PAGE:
1964 mosaic by artist, virgil cantini - Pittsburgh, PA
A stunning work of modern public art is at risk.
Participate in its preservation.
Virgil Cantini’s ambitious and inventive mosaic sculpture, comprised of 28 colorful panels, enlivens the walls of a 60-foot long pedestrian underpass beneath Bigelow Boulevard in Downtown Pittsburgh, connecting Chatham Street to Seventh Avenue. Unique in its artistry and engineering, the installation is among the first public works of its kind in the United States.
This incredible piece of Pittsburgh’s heritage was commissioned in 1964 by the Urban Redevelopment Authority, who invited Cantini to transform the Bigelow underpass through art. Inspired by the vibrant mosaics experienced in subways and public spaces throughout Europe, Cantini created an unforgettable experience for the citizens of Pittsburgh, commemorating the vitality and dynamic nature of the city. That long-lasting achievement is now threatened.
During 2018, the City of Pittsburgh will begin to implement the I-579 "Cap" Project, a new 3-acre park connecting the Lower Hill District to Downtown. The plans call for filling in the pedestrian underpass that contains Cantini's mosaic, and potentially reinstalling only 3 of its 28 panels. After the Pittsburgh community responded that this plan was unacceptable, and that the entire mosaic should be preserved, the Sports & Exhibition Authority has agreed to do so. However the mosaic’s future, for the moment, remains uncertain. We must work together to ensure this unparalleled work of art is preserved in its entirety, and reinstalled at a fitting new site where it can continue to be enjoyed by all. SEE IMAGES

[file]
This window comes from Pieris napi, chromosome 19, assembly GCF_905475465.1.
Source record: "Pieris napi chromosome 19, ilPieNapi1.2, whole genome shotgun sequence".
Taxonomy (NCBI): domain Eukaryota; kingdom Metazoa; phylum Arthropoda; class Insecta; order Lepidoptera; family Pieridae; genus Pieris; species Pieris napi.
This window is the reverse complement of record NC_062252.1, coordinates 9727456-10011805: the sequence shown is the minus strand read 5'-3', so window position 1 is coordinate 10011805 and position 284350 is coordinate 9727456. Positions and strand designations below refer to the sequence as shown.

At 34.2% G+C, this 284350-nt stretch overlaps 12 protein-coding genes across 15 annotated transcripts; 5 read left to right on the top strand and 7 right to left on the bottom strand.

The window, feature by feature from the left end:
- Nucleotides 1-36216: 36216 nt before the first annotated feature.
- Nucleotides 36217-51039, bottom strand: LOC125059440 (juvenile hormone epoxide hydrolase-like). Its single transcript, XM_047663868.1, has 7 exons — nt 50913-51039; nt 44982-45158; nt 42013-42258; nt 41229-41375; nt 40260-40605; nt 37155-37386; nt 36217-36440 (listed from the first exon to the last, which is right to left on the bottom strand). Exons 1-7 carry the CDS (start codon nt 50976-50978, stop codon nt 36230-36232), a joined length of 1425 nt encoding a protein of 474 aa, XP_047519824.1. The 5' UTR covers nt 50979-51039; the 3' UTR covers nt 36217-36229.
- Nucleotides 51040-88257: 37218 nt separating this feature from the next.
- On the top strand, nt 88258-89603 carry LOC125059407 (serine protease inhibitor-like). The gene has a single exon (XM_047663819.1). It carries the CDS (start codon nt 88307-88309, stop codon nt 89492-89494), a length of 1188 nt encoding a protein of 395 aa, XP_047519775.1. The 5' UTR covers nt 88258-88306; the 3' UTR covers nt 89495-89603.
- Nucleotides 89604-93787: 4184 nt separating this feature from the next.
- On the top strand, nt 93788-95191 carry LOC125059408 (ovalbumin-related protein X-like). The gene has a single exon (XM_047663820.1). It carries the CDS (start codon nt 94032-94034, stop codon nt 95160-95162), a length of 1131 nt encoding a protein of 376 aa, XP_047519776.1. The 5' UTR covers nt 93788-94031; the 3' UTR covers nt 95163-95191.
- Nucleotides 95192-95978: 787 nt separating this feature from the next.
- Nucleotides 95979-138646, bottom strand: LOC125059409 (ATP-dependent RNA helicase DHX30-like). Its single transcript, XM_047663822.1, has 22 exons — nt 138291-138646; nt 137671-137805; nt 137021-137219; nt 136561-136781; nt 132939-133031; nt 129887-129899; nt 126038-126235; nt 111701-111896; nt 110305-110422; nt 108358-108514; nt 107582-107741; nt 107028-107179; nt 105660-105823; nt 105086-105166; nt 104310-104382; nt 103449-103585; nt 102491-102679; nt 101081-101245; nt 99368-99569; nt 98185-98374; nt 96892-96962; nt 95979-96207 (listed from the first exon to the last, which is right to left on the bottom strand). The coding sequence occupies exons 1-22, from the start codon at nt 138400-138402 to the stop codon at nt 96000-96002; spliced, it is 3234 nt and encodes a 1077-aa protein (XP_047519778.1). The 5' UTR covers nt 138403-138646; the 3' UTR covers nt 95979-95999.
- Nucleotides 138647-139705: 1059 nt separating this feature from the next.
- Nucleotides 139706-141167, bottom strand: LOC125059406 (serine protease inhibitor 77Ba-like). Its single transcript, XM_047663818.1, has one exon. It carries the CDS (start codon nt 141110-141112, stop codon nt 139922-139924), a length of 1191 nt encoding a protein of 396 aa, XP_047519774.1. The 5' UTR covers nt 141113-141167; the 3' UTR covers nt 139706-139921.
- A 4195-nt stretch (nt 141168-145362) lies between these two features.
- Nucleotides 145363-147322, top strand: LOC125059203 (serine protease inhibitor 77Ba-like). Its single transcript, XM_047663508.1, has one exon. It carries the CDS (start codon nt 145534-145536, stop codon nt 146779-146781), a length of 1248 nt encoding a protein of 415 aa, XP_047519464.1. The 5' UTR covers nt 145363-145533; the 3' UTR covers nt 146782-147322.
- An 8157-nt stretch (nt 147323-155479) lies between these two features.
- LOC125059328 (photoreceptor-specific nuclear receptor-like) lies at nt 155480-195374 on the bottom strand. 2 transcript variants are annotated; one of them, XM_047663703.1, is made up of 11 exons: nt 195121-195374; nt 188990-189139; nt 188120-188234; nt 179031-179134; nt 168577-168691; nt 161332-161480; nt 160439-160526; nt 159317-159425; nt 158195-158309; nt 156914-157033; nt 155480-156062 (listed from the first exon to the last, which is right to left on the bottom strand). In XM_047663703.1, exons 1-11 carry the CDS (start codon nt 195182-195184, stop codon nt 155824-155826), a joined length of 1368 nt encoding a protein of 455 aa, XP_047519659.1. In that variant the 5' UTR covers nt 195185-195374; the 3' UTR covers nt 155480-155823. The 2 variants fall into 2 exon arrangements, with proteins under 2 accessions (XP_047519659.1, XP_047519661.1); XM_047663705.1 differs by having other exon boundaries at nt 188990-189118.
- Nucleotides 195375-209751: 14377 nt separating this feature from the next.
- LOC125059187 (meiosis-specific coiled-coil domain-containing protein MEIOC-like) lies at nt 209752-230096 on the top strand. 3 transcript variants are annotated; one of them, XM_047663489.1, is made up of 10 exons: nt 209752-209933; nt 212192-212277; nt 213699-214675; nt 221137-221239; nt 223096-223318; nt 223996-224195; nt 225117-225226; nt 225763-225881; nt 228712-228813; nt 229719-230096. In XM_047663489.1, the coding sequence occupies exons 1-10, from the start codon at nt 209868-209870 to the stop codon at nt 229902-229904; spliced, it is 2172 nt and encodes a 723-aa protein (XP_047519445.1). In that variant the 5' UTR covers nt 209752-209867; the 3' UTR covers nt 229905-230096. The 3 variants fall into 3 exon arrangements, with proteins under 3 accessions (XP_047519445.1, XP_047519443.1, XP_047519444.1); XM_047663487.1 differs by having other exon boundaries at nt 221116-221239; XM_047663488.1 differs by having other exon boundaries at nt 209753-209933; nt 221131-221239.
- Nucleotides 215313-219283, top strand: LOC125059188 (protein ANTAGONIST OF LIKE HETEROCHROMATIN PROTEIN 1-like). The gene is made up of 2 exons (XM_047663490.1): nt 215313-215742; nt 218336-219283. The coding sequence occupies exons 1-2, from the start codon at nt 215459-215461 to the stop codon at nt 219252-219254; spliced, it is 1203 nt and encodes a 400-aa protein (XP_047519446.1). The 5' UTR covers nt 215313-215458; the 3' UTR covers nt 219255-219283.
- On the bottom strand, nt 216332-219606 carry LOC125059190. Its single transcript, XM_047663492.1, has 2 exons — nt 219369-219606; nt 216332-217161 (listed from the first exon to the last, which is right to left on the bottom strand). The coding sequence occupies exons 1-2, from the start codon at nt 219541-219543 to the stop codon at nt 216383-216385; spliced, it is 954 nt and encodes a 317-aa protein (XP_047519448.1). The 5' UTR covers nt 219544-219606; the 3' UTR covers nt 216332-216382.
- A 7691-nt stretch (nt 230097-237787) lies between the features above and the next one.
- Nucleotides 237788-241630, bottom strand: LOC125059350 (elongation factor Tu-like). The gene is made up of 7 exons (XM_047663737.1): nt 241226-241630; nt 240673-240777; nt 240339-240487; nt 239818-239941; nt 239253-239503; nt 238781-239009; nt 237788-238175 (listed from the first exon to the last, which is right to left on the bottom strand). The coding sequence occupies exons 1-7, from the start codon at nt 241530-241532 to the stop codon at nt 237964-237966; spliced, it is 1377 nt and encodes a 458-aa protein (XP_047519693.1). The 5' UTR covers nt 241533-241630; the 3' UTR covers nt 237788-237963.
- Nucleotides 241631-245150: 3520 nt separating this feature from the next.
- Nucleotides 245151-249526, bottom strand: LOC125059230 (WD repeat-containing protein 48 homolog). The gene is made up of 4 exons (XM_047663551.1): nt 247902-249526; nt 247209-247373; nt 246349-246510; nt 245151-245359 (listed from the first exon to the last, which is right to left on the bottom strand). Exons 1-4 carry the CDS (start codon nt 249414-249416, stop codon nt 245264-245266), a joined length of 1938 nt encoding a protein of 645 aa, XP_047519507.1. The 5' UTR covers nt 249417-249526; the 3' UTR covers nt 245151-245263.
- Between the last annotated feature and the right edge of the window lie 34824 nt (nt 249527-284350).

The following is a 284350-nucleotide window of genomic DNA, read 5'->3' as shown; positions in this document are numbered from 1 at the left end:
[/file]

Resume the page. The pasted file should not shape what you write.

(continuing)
In Virgil's Words
Artist, VIRGIL CANTINI (1919-2009)
Having emigrated from Italy in 1930, Pittsburgh-based artist and educator Virgil Cantini maintained a prolific studio practice, with a significant amount of his artistic production prompted by special commissions and large-scale public works. A range of universities, architectural firms, churches, landscape designers, city facilities and private collectors were eager to engage this sought-after, multi-media artist in unique projects. Creating compelling compositions and sculptures in enamel, metal, glass, wood, fiber and more, Virgil Cantini gave our city color, texture and character through his modern approach and bold experimentation.
an arts advocate, VIRGIL CANTINI (1919-2009)
Recipient of dozens of local and national awards recognizing his artistic achievements, Cantini was instrumental in establishing the Department of Studio Arts at the University of Pittsburgh where he served on the faculty for nearly 40 years, including as Chairman. An advocate for the visual arts in Pittsburgh, he was named to the board of directors of the Pittsburgh Arts Council upon its creation, served as President of the Associated Artists of Pittsburgh, as a member of the Board of Governors of the Pittsburgh Plan for Art and on the City of Pittsburgh Art Commission.